Betty Platten asks: Why does being unfollowed by someone you care about hurt so much?
by Betty Platten
I’ve been thinking a lot about the very deliberate choice of unfollowing. On social media, of course. Specifically, the kaleidoscope that is Instagram.
What has to happen for someone to conclude that hitting the unfollow button is necessary? Or warranted?
Why does being unfollowed by someone you care about hurt so much?
A friend unfollowed me last week. Realising that she’d done this kickstarted a supercut of memories. I clutched at straws, wondering if it was a mistake, when I knew in my heart of hearts that it wasn’t.
I met her ten years ago, when we were both students. After we graduated, she moved back to the US. No stranger to long distance friendships, over the years we kept up a steady stream of WhatsApp and FaceTime. She visited the UK a couple of times. Came to stay with me and my flatmates in London. We went to visit our old university town together. Laughed about how we were “definitely starting to get old.”
In 2018 I went to visit her in California. In the end, through sheer serendipity, my visit lined up with the lead-up to her wedding – an intimate, family only courthouse event. I felt so lucky, giddy to be spending time with her before such an important life moment. To meet her parents and her soon-to-be husband. To help her pick out shoes, decide on a manicure. I was there when her wedding rings were delivered, when she opened the box, the air fizzing with excitement.
Over the past year, as the pandemic took hold and kept holding on, we checked in with each other regularly. The last time we messaged was mid-April. Only a month later she unfollowed me, without saying anything at all.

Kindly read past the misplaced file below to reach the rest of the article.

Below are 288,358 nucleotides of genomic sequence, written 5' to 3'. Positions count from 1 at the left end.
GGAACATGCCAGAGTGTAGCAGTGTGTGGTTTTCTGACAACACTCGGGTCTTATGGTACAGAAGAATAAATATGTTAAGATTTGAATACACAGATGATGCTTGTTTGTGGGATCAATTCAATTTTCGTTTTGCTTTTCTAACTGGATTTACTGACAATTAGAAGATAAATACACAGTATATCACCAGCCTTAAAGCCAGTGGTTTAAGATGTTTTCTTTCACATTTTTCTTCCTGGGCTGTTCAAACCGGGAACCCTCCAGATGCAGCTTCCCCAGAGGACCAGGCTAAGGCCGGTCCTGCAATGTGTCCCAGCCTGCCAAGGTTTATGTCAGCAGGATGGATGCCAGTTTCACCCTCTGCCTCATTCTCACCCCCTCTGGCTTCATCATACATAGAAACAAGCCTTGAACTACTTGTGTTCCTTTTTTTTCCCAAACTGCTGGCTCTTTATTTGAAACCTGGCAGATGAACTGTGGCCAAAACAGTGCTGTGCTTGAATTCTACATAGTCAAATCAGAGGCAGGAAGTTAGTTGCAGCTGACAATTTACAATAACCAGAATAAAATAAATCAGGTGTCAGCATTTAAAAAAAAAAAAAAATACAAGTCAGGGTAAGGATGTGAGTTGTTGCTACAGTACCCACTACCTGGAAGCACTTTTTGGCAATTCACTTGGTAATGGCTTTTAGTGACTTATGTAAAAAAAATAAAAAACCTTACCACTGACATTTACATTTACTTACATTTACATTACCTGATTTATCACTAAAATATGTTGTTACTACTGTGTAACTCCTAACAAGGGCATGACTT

I took the glossy wedding photo she sent me in the post off my pinboard. I couldn’t have it up anymore. I didn’t have the heart to throw it away. I slid it into the back of an old journal in a box on top of my wardrobe.
I am almost certain I know why she unfollowed me. I will never know for sure, because she didn’t offer any explanation. I shared a poem by a well-known and well-respected writer, about serious violence that has recently made headlines. It is a situation that I know only too well my friend and I don’t agree on, at all.
The reason I checked, and realised she had unfollowed me, is because I was almost expecting it. It threw me for a loop, but it was a loop I’d been gearing up for.
She had already unfollowed and unfriended two other university friends, in very similar circumstances, a couple of years ago. When I checked, and saw it had finally happened to me, I still felt like something had come unstuck.
There is a part of me that finds the whole thing absurd. She clicked a little button. A number on my screen decreased by one. So what?
And yet, it’s more than that, of course. It’s a very deliberate removal of anything to do with me from her screen. And it feels personal.
“My understanding of her, and of our friendship, is frayed at the edges. From her side, there was no willingness to talk. From my side, I don’t have the language to ask why.”